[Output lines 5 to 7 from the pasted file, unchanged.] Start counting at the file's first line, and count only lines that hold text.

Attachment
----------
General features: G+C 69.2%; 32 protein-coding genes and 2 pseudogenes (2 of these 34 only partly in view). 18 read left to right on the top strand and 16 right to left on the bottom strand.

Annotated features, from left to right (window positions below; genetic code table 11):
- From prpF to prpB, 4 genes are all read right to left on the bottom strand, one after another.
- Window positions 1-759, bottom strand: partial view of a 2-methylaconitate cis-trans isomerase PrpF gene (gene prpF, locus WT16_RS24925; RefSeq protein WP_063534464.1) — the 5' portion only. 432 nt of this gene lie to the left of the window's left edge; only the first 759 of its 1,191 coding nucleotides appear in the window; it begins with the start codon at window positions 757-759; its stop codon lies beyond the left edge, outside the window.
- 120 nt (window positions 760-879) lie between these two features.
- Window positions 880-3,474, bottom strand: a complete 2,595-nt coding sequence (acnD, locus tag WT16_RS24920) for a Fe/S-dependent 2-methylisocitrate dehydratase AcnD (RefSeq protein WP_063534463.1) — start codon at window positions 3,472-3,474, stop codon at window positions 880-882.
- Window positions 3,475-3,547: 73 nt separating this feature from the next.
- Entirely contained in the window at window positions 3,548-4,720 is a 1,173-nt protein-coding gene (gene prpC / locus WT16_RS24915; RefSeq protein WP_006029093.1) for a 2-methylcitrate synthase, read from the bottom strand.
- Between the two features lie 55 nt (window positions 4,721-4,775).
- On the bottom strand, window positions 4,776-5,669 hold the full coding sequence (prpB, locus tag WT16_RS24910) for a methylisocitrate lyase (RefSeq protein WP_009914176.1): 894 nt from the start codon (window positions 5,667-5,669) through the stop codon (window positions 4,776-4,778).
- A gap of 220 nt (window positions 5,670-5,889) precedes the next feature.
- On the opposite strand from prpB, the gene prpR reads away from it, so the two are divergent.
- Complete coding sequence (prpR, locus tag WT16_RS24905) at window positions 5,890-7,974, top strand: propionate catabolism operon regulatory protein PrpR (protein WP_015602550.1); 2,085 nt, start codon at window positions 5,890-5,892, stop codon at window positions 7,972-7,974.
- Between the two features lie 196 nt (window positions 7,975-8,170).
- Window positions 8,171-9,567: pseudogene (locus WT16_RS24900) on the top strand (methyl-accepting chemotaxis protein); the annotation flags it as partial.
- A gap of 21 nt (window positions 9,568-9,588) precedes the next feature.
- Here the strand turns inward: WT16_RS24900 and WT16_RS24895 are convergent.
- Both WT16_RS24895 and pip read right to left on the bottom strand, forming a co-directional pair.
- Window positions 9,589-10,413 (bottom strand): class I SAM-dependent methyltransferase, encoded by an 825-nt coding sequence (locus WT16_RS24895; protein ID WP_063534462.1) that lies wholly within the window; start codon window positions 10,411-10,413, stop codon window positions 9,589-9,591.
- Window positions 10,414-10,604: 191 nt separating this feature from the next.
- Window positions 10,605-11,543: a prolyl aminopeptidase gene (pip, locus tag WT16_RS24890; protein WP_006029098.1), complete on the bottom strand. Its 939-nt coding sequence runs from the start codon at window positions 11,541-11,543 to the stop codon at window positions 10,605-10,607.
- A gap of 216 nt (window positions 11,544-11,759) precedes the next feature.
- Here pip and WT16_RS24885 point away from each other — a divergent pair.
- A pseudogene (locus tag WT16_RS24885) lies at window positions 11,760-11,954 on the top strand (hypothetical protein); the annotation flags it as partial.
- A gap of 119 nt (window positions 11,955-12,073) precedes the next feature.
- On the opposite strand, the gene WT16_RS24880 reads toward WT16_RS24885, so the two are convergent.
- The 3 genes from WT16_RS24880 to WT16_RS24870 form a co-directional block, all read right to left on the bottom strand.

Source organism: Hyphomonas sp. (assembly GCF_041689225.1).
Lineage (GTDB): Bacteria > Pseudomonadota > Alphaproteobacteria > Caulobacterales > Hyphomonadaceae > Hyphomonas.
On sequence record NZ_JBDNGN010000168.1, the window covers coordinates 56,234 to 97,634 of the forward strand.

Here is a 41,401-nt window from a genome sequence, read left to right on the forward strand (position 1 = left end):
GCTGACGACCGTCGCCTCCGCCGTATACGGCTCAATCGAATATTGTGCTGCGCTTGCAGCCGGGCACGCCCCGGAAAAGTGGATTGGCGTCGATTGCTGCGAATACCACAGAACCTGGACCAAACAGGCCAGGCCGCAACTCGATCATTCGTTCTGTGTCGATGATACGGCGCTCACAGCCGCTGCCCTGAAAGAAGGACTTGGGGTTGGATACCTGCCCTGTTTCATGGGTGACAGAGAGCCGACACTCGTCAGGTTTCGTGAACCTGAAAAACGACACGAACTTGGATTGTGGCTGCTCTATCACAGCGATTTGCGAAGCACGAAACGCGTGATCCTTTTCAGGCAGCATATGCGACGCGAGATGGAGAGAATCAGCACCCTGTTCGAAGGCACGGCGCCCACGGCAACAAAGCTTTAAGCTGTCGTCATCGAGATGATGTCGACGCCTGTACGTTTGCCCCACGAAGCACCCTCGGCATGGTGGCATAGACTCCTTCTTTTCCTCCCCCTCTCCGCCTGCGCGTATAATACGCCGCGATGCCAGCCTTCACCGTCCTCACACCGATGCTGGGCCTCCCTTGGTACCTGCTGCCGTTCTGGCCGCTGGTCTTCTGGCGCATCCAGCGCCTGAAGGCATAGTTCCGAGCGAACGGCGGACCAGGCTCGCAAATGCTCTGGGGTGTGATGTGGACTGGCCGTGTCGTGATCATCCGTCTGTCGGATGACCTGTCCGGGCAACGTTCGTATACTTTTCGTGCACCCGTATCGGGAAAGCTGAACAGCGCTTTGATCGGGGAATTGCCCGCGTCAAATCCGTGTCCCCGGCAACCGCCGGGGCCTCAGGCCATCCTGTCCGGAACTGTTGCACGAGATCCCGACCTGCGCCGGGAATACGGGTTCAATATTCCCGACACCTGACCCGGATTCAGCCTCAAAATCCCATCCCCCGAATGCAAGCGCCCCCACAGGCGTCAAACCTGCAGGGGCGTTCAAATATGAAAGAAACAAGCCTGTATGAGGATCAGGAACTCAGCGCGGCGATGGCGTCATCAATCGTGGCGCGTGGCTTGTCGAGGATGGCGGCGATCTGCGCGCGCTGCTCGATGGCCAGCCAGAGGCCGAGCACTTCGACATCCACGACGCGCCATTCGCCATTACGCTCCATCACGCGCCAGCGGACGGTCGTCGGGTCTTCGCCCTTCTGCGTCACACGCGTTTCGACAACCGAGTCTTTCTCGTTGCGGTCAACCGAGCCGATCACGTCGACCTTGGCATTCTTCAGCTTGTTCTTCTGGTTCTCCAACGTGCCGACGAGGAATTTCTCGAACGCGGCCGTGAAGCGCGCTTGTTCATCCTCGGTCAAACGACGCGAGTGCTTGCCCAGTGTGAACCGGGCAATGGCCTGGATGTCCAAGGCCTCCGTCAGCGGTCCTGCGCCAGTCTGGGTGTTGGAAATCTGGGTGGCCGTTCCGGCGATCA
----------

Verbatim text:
- 120 nt (window positions 760-879) lie between these two features.
- Window positions 880-3,474, bottom strand: a complete 2,595-nt coding sequence (acnD, locus tag WT16_RS24920) for a Fe/S-dependent 2-methylisocitrate dehydratase AcnD (RefSeq protein WP_063534463.1) — start codon at window positions 3,472-3,474, stop codon at window positions 880-882.
- Window positions 3,475-3,547: 73 nt separating this feature from the next.